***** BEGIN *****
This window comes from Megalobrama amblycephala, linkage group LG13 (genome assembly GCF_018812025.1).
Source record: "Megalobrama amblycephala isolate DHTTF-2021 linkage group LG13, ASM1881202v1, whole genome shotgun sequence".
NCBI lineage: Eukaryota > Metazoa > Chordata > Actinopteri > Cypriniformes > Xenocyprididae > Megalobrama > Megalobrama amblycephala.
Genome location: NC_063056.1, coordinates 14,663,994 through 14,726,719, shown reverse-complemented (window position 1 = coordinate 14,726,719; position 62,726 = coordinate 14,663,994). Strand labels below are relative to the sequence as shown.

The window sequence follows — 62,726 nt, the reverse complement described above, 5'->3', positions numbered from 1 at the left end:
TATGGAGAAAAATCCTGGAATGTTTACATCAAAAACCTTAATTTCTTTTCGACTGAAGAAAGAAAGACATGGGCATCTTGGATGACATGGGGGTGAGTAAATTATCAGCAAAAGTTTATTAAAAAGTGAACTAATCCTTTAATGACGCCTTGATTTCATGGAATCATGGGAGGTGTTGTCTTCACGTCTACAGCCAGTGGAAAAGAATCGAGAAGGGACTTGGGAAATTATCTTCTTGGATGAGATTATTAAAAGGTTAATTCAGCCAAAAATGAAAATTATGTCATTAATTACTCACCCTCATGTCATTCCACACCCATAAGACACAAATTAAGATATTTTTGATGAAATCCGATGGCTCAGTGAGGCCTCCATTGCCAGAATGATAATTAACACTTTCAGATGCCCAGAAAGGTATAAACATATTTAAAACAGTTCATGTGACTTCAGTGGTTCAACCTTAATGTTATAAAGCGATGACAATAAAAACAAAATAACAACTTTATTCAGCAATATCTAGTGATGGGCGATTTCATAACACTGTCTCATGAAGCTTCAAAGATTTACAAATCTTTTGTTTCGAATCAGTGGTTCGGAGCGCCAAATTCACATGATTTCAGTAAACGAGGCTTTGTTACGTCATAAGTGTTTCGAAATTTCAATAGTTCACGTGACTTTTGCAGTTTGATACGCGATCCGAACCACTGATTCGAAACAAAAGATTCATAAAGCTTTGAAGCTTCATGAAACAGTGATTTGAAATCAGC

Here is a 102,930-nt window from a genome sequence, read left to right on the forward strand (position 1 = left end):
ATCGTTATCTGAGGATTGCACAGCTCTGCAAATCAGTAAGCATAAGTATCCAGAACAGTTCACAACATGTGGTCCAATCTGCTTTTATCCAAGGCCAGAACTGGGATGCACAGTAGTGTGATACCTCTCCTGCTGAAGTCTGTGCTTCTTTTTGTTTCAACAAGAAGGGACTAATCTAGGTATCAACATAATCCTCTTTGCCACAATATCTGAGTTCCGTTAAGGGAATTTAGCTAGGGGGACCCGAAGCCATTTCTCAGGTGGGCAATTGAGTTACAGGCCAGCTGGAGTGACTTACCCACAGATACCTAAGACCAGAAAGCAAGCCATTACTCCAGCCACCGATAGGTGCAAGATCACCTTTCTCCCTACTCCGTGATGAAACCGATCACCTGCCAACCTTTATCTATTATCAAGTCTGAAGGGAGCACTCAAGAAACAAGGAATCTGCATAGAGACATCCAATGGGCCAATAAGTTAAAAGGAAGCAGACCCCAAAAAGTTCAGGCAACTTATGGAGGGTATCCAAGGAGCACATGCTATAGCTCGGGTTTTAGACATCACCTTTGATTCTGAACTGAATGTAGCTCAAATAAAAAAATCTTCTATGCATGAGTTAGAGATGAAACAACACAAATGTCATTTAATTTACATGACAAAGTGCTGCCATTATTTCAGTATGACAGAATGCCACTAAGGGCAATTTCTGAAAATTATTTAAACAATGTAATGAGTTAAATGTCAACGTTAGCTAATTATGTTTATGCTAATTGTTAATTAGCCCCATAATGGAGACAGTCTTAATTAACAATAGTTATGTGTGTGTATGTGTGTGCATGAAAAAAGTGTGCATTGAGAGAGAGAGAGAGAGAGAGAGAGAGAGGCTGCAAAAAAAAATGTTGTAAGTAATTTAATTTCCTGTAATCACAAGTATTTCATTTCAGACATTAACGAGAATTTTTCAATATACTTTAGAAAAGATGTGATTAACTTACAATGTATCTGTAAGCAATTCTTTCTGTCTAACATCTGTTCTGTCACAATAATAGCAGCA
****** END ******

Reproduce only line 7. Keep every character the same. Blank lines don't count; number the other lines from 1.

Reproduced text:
Here is a 102,930-nt window from a genome sequence, read left to right on the forward strand (position 1 = left end):